Ample food and sturdy drink

Corned beef and cabbage just in time for St. Paddy’s Day.

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Just like drinking green beer on St. Patrick’s Day, corned beef and cabbage is an American adaptation of an Irish tradition. Although I come from a predominantly Irish family, which, yes, is graced with a lot of freckled faces and alcoholism, but even more strength, humor, and love, I have personally never been a fan of the dish. I’m an Island girl at heart, who craves a light and savory piece of fish, a handful of fresh greens, or roasted veggies that are tender and crunchy all at the same time. There’s not much about boiling a piece of salty brined red meat marbled with fat and some soggy cabbage that sounds very appealing to me. I shared my stigmatizing mindset with my father, to which he responded, “Challenge accepted.” Luckily he’s not only filled with Irish blood, but also a lifetime of culinary experience. So this week, I decided to explore how to make a traditional dish into something you wouldn’t need a few glasses of Jameson in your system to fully enjoy.

A quintessential element to savoring what nourishes you with both your taste buds and your mind is understanding where it comes from. This feeds a deeper appreciation and understanding for every flavor that makes up the dish, and outlines potential for appropriate adaptation. Corned beef and cabbage has not much to do with the country of Ireland itself, or its holidays and customs. It has everything to do with the fact that it was cheap, and Irish immigrants were predominantly poor. Corned beef itself became a staple for Irish American immigrants, as it was a less expensive substitute for bacon, which was historically consumed in celebration of St. Patrick’s Day. Corn actually has no real role in the dish. It is just a proportional reference for the large chunks of salt used in the brining of the cheap cut of brisket. You may have already known that, but what you might not know is that corned beef does not actually have that red meaty color naturally. Nitrite is used in the curing process, otherwise the meat turns greyish, which is thought to be less appealing to modern consumers.

Cabbage, like the cut of meat brined to make corned beef, was simply less expensive produce available during the Irish immigration to America. However, cabbage has always been a staple of Irish cuisine, and it is one of the ingredients in the classic dish colcannon, which is composed of boiled potatoes mashed with cabbage or kale, and mixed with onions and butter.

As any solid night of cooking should begin, I set out to Reliable Market followed by Our Market. I arrived at my parents’ house the same way my ancestors arrived to this country; with an empty wallet, enough beer to share, and a hunger to work hard and learn a lot. My dad was in the backyard squirrel hunting, and as much as I’d like to credit that to something Irish-related, I think he is going a little stir-crazy on this Island, as we all do right around the month of March. It was time to crack open the Guinness and start cooking.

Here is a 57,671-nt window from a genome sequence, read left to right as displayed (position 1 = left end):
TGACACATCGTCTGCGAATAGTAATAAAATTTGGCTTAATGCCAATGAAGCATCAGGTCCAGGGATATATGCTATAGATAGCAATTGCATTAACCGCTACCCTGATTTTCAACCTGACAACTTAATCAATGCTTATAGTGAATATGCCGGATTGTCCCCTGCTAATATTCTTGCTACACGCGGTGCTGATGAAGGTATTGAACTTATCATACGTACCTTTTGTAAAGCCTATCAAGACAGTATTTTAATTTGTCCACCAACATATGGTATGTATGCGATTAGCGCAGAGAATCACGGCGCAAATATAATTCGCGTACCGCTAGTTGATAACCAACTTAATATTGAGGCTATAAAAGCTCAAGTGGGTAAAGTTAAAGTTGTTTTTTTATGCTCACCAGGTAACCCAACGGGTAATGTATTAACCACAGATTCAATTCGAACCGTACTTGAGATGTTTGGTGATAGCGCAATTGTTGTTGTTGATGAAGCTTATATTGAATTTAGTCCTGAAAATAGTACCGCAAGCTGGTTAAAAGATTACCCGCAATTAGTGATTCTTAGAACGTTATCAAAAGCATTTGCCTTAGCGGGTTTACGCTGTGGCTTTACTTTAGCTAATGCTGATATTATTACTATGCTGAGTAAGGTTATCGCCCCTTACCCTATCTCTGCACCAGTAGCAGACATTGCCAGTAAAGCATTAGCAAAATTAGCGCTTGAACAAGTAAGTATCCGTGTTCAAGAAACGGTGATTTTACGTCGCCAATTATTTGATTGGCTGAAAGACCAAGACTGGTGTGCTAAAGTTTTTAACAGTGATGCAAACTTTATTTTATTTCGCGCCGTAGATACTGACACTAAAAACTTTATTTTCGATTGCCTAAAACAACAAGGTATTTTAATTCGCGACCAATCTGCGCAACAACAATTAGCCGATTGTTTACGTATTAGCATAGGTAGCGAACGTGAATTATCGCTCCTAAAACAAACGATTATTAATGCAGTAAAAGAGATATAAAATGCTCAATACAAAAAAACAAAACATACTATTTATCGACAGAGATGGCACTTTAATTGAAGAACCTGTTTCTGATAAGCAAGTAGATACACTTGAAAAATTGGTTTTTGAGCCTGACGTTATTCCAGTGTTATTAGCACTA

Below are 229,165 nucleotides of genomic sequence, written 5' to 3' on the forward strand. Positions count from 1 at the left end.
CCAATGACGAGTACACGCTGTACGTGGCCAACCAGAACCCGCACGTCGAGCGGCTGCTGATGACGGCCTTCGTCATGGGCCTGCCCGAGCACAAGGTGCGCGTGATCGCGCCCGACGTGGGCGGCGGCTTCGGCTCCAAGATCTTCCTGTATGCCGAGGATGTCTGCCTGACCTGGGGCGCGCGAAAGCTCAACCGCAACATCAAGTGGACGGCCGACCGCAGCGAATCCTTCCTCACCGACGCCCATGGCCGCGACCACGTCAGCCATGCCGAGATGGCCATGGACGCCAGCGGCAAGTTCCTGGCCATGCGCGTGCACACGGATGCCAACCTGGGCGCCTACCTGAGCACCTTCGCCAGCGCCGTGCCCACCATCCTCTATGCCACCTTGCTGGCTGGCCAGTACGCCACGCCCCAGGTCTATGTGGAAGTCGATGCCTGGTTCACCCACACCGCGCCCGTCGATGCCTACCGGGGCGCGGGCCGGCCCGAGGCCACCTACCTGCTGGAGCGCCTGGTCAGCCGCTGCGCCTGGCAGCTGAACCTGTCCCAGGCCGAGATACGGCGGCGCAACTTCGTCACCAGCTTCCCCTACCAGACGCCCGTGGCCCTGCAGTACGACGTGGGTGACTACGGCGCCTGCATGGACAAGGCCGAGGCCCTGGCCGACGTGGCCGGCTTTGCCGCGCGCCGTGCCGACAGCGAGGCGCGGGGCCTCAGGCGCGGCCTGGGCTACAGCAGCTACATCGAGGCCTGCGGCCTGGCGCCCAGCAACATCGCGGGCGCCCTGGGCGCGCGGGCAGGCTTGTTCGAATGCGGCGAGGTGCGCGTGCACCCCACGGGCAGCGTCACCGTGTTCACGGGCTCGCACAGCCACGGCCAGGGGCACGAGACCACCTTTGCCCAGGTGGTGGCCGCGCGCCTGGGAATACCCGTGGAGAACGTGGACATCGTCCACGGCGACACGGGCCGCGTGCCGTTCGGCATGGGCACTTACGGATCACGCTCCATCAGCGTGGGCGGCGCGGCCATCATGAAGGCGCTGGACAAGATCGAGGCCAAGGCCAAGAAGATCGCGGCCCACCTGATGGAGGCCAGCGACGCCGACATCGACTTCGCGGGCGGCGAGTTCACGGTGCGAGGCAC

Corned Beef and Cabbage Two Ways

 

4 lb. corned beef (Why four whole pounds? Because that is what they had.)

enough Guinness to cook with and drink

enough Pabst Blue Ribbon to cook with and drink

black pepper to taste

1 Tbsp. mustard seed

1 Tbsp. cloves

2 bay leaves

1 lb. carrots peeled and chopped

5 large white potatoes peeled and chopped

1 celery heart peeled and chopped

2 large Spanish onions peeled and chopped

1 large green cabbage peeled and chopped

 

Thoroughly wash and pat dry the corned beef. Place into the largest pot you have, and pour equal parts Guinness and PBR until the beef is almost completely covered. Add spices. Simmer on medium for about 2 to 3 hours, until the beef is beginning to fall apart. Add the vegetables and simmer on medium-low for about another hour. Drain the liquid, carve your beef, and serve. It is literally that easy. Because I am a strong believer in using the byproducts of everything you make, I couldn’t let my dad just throw away all of that rich and wonderful beer stock. I preserved some, and hoped I would find a way to put it to good use.

When I got home, I found myself hungry all over again, which is exactly what a few beers will do to you. I dumped my Tupperware container full of the corned beef and vegetables onto a sheet pan, and put it in the oven at 375°F. I looked over at the leftover cooking liquid, and if I were a cartoon character, just then a little light bulb would have appeared over my head. I was roasting my leftovers, which would crisp them up nicely, a consistency that lends itself beautifully to a creamy gravy or roux.

 

Guinness Gravy

 

4 Tbsp. butter

4 Tbsp. flour

1 cup of leftover cooking liquid

1 cup of Guinness

1 Tbsp. Worcestershire sauce

1 Tbsp. Dijon mustard

black pepper to taste

garlic powder to taste

onion Powder to taste

 

Melt the butter over medium heat and whisk in the flour. Cook for about a minute, whisking constantly. Pour in remaining ingredients and stir. Bring to a boil, and cook for about 2 minutes, allowing gravy to thicken. Reduce heat to low and let simmer about 10 minutes. Pour over the roasted corned beef and cabbage (or over your bangers and mash sometime, or maybe on top of a juicy burger, or just straight into your mouth when no one is watching), and enjoy.